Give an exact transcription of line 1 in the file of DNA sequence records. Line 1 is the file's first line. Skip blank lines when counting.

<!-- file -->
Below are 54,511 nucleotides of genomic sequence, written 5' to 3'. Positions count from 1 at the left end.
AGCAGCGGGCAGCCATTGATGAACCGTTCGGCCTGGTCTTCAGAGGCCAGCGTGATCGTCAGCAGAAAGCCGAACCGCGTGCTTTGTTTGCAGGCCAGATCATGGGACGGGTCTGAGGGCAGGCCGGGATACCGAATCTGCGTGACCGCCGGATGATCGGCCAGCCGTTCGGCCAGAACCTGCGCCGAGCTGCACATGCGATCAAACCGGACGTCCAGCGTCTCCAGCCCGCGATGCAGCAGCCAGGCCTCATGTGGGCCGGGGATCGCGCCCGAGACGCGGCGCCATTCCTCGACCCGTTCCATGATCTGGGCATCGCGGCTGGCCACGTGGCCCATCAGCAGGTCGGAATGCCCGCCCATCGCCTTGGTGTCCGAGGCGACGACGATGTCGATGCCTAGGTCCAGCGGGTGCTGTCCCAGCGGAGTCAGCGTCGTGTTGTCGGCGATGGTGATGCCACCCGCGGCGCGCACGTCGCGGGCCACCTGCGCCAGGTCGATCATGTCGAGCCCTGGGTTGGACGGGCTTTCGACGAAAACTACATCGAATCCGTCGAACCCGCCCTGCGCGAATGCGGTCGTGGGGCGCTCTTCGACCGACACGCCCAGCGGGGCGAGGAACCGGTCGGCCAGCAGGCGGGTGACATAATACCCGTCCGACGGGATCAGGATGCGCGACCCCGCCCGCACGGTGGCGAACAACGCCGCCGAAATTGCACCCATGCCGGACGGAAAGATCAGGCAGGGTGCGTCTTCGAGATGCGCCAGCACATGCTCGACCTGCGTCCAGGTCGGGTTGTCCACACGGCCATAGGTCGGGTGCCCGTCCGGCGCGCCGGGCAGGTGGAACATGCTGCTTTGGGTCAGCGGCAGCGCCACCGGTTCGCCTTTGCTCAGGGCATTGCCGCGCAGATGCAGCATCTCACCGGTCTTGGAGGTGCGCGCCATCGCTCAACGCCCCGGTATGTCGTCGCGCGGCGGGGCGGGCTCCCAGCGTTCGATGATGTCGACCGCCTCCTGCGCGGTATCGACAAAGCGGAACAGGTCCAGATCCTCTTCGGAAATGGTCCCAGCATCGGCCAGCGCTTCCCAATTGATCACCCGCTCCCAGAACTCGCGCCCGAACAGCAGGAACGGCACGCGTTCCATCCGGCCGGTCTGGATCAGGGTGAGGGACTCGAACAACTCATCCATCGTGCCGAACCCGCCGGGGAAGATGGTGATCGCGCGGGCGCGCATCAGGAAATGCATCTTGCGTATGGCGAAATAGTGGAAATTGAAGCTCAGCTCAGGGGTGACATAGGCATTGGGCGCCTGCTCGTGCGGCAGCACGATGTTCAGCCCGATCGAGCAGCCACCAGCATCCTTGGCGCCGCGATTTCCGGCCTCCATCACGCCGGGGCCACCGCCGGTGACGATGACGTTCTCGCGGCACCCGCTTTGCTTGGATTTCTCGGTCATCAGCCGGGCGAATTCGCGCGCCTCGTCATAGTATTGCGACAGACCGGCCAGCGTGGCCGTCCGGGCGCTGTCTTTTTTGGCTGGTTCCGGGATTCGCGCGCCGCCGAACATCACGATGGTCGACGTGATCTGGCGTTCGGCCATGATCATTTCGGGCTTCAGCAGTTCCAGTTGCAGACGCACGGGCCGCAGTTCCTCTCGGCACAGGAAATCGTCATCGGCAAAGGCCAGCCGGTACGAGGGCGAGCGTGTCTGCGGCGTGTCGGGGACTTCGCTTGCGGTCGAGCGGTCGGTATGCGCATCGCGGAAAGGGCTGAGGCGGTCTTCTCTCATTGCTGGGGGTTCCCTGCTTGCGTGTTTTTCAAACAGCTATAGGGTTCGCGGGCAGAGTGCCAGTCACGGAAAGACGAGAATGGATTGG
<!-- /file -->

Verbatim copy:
Below are 54,511 nucleotides of genomic sequence, written 5' to 3'. Positions count from 1 at the left end.